Remake fever: The movie-fication of TV development should worry fansAdd to Favorites | NCIS
To date this development season, 32 projects are remakes (either of foreign shows or past U.S. series) or spinoffs. Another 25 are based on books or comics. Those 57 adaptations make up a little over 20 percent of the 250-plus properties in development at the five broadcast networks for 2014-15 season. By comparison, 53 such projects were developed throughout the last development cycle; the current number is likely to grow a little as pilot season continues.
A lot of those projects -- most of which are still at the script stage -- will never even film a pilot episode, let alone become part of a network's lineup next season. Between them, the nets will make about 100 pilots, and maybe half of those will get a series greenlight.
Still, the wave of news about reboots, remakes and spinoffs -- let's call them shortcut shows -- is a little depressing. The past 15 years or so have been described as a new golden age for TV in part because while the movie business has become ever more of a corporate enterprise, television -- cable especially, but the broadcast networks to a good degree as well -- has been a place where original storytelling and risk-taking was welcomed and encouraged.
That isn't looking like the case as much anymore. As viewership spreads to more outlets than ever before and the old broadcast model becomes imperiled in the face of changing technology and changing habits, TV development is starting to look an awful lot like the movie business, where at the big-studio level pre-sold franchises and risk aversion seem to be the guiding principles.
But just as in the film business, where for every "Avengers" there's a "Lone Ranger," in TV reboots and remakes have on balance not really proven to be great business. For every "Hawaii Five-0," "Battlestar Galactica" or "The Office," there's more than one "Charlie's Angels," "Knight Rider" or "Coupling."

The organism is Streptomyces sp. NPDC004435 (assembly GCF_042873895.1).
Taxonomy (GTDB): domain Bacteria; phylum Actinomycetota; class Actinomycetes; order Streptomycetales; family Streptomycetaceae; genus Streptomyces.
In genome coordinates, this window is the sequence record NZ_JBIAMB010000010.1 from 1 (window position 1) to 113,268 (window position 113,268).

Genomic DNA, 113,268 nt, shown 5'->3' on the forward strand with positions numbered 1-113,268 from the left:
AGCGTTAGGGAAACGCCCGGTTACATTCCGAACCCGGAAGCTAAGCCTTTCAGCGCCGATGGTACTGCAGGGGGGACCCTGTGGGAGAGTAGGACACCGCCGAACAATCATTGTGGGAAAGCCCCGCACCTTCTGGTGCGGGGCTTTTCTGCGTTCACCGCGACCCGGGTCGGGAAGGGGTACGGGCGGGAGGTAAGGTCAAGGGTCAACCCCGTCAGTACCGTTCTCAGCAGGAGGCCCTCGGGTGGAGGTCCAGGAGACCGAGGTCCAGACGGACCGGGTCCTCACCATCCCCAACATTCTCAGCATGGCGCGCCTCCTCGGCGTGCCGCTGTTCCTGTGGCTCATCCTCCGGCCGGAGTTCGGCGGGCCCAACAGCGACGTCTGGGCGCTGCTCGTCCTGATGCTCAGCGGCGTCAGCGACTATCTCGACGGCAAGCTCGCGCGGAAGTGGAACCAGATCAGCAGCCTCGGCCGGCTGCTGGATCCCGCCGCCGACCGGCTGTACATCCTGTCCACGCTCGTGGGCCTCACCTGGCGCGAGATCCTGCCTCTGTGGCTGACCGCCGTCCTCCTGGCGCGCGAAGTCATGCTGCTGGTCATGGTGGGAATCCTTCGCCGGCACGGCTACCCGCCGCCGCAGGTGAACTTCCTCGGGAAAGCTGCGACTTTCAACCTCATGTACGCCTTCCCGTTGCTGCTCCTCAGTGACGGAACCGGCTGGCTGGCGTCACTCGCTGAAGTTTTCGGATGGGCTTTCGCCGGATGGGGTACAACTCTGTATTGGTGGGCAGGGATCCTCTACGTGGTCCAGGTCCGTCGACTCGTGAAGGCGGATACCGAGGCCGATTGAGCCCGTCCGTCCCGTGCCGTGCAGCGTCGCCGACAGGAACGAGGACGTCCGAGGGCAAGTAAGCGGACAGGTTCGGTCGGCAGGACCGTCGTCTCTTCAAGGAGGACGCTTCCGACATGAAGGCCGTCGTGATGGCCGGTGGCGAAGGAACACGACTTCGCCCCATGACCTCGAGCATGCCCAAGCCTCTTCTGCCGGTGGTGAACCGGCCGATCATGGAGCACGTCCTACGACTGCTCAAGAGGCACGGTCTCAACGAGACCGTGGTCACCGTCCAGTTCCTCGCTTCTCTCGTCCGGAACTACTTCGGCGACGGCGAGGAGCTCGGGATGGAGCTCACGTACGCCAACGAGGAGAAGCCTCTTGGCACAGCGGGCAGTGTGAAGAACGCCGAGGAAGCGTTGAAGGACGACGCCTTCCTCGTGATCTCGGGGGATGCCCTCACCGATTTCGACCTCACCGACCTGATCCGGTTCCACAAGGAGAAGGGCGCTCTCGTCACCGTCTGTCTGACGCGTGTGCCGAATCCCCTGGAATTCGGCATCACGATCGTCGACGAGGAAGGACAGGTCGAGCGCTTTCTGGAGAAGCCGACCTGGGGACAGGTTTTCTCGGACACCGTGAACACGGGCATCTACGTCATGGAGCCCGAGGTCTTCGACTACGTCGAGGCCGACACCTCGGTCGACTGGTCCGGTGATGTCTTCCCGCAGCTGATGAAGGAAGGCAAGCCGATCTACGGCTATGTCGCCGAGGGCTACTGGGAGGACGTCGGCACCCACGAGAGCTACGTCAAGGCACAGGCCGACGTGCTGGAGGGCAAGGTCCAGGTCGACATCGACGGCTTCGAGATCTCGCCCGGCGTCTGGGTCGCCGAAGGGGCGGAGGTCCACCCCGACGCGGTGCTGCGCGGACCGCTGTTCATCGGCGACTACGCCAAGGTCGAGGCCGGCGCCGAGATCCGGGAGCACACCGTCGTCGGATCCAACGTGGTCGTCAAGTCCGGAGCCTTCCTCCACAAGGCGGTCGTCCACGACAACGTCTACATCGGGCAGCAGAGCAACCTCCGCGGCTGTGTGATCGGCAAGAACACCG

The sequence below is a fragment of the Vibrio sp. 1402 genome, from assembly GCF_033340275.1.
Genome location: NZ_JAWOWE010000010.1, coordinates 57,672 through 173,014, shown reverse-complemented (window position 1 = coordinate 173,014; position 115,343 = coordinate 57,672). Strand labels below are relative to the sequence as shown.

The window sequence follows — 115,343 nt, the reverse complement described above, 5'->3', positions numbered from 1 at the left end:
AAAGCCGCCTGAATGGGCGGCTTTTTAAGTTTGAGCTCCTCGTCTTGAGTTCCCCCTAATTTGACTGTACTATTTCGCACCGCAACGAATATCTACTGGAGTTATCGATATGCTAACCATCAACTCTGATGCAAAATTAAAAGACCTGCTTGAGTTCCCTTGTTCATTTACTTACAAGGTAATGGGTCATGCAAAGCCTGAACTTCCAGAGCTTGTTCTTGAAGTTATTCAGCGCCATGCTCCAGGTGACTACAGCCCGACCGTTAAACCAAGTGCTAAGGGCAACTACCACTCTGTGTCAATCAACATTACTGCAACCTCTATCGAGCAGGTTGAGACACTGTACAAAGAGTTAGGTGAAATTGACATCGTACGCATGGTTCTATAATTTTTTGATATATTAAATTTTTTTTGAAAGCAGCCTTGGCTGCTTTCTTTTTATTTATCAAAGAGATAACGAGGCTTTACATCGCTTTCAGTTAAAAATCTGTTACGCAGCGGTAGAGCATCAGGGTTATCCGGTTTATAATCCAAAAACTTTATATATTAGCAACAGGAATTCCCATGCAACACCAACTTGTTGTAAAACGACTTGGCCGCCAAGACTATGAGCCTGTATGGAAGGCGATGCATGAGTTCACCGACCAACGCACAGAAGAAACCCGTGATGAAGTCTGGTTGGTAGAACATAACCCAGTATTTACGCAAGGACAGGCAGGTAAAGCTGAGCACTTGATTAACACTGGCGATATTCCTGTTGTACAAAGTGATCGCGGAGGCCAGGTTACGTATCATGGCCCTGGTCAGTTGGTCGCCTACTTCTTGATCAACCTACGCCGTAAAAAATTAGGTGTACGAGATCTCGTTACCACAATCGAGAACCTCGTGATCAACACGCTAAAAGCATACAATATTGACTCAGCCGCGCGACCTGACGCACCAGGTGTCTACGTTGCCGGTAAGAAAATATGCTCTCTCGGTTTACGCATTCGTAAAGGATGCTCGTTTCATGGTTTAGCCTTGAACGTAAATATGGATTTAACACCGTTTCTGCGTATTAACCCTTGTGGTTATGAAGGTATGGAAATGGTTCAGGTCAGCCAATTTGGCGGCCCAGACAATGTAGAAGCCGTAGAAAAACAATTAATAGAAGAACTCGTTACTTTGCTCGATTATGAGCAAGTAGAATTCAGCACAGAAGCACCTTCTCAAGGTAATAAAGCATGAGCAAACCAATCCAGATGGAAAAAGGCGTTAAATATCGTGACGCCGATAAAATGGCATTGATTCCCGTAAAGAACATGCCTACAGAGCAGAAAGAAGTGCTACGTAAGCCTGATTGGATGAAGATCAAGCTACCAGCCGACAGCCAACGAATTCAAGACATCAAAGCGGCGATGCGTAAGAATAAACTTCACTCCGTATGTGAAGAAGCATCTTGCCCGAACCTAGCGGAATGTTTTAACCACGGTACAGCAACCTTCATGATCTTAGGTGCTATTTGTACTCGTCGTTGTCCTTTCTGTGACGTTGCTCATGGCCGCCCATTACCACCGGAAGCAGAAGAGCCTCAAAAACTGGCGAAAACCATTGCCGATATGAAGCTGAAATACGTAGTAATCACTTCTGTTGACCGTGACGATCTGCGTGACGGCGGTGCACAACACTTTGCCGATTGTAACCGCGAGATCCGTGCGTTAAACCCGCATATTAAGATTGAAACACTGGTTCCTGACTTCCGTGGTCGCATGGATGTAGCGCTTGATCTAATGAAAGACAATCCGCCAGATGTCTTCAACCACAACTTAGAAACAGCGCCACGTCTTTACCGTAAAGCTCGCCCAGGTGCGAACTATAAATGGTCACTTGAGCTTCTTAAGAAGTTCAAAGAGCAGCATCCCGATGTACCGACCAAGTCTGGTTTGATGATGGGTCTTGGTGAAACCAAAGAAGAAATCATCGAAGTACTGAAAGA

None of this is to say that networks and cable channels should only rely on original stories for their content -- there are plenty of duds on that front as well. Spinoffs and adaptations have part of the fabric of TV since the earliest days of the medium, when some radio shows made the jump to presenting pictures with their words.
The most-watched scripted show on broadcast TV, "NCIS," is a spinoff. So is the longest-running one, "The Simpsons." Television would be a poorer place without "The Walking Dead," "Game of Thrones" and "The Vampire Diaries," all of which sprang from literary sources.
But the movie-fication of the development process -- again, we're primarily talking about the broadcast networks, but some of the risk-averse mindset has creeped into cable as well -- should be troubling for fans of good TV.
Broadcast networks may have ceded the equivalent of Oscar-bait movies by and large to cable channels, and there's nothing wrong with that. But in chasing the TV analog to a tentpole movie by attempting to exploit their libraries (a la NBC's failed "Ironside" remake) or a big property from a corporate cousin (ABC's thus far underwhelming "Agents of SHIELD"), networks, like their movie-studio counterparts, are underserving an audience looking for well-made, original comedies and dramas. It's getting difficult to imagine something as ambitious as "Lost" or as quirky as "Gilmore Girls" finding a home on a broadcast network today.
What's really frustrating is that we know the broadcast networks are still capable of stepping up. "Sleepy Hollow" and "The Blacklist" may not be Emmy bait, but they're solidly crafted (and fun) examples of what network TV can be. You could say the same for a couple of other relatively young shows like "Elementary," "Chicago Fire" and "Person of Interest" -- buzzwords like "groundbreaking" or "edgy" might not apply, but they turn out well-crafted stories (and decent ratings) week after week while treating their audiences with respect.
That's not too much to ask, is it?